On Tuesday of this week the 1940 Oregon Census indexing finally reached 100%, as did several other states. At this time there are 14 states that are 98% or better in the indexing project. There are 16 states that are 10% or less. That leaves 21 states between 11% and 97%. The interactive map on familysearch.org is amazing to watch. There is also a section below the map where you can see the standings of all of the states. Today the indexing for the entire 1940 Census is 22.79%. Sometimes a state will be at 100% and then go back to 99%, which is all a part of the indexing process.
Another event on this same day was my indexing total reached 4000 lines or 100 batches. There was another very nice email to congratulate me on this accomplishment. It said:
Our indexing group grew by another person this week. She has completed 2,000 lines or 50 batches. With her work our group total is now at 8,080 lines or 202 batches. I am addicted to indexing. Currently I am working in Massachusetts and find the enumerators had good handwriting and were careful in their work. Even in 1940, Massachusetts was a melting pot of nationalities.
The other major event of this week was my oldest daughter's birthday. On Tuesday we took her out to eat at one of her favorite restaurants, as she was hosting a birthday party for herself later in the week. On Saturday we gathered with family and friends to celebrate her birth. She made a fantastic meal with a little help. We had pork loin with homemade rolls for sandwiches, fruit platters, fresh vegetables, sweet potato fries, and a wonderful fresh spinach salad. Her self-made birthday cake was pumpkins with little orange balls, decorated with green vines. It was very delicious. After eating we visited for a bit and then decided to play games for the next hour, as they were leaving to go to a karaoke place at that time.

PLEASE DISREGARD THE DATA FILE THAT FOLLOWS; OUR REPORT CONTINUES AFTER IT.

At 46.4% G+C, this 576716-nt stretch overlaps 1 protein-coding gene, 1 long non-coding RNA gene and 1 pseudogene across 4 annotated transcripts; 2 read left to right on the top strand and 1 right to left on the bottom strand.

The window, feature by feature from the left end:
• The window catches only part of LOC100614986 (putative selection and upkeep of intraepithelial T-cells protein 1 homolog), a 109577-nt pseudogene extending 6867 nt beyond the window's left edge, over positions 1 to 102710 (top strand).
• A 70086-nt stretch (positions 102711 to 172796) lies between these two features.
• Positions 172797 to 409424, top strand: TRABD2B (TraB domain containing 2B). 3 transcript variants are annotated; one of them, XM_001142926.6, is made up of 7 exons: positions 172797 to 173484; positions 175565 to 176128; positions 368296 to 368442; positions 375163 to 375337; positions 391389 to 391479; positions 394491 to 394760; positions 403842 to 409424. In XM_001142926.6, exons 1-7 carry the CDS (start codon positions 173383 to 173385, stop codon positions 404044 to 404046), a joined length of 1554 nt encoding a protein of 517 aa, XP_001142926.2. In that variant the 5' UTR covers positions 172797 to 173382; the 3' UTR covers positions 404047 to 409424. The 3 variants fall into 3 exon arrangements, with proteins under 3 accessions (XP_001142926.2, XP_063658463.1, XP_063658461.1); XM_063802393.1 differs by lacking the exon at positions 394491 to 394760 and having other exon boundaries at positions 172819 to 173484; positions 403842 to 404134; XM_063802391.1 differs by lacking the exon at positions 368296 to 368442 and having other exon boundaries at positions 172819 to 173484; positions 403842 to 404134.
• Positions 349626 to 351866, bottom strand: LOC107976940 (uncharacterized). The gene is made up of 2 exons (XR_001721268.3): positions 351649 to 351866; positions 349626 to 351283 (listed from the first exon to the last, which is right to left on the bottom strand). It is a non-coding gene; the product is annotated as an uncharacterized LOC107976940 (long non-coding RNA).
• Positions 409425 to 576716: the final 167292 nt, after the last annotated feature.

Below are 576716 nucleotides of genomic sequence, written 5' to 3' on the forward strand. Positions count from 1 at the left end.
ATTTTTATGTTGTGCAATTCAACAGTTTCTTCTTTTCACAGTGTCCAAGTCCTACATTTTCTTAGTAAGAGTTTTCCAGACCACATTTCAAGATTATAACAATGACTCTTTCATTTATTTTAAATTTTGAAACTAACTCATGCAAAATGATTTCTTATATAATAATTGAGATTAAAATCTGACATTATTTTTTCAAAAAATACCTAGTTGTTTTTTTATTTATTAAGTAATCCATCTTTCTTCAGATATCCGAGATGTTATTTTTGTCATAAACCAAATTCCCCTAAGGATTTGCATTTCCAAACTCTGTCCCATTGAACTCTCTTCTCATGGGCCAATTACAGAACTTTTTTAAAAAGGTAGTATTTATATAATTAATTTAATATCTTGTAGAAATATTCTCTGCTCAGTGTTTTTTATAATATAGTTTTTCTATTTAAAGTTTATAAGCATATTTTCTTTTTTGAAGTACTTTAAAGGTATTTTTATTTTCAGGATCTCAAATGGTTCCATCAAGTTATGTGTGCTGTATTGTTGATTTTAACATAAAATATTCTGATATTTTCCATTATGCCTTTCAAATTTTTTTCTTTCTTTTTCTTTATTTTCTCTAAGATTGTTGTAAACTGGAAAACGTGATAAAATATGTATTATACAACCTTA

Unfortunately just as we were starting to play our daughter had a grand mal seizure. In our family of six children there are two other siblings who have had seizures and we have experienced this before, but for everyone else this experience was a rude awakening to the power they possess. She had not had a seizure in twenty years, and then she had petite mal seizures. Most of the group waited outdoors with the children, who had been playing outside when this occurred. The EMT and Paramedics came to check her out and felt she could safely ride with us to the Emergency Room. It was a long evening for us. The tests were reassuring and she was able to return home.
We made trips to the ER in November and January of this year for our youngest son. Then a year ago in January we had the births of two grand children. In the first birth our daughter had a very difficult birth and almost lost her life. The second birth went a little more smoothly, even though it occurred shortly after their arrival at the hospital. All these experiences affect our family and draw us closer together. We are blessed to live close to each other, enabling us to provide support for one another.
Using social media we are able to communicate with so many people at relatively little cost. For our youngest daughter and her family we use skype to visit on a regular basis, as they live in another state. I also use skype to attend genealogy meetings when I cannot go to them physically. I feel a similar sense of camaraderie with fellow genealogists when we make these connections.
This seems like a jumbled blog post, but at least it helps me to express the volume of emotions I am feeling this week. There is so much to look forward to in our lives and sometimes we face unexpected challenges. Those challenges are more easily passed through with others who understand and can lend support. Be sure to look for those who were a support for your ancestors. Explore their connections and experiences to give focus to similar ones in your own life.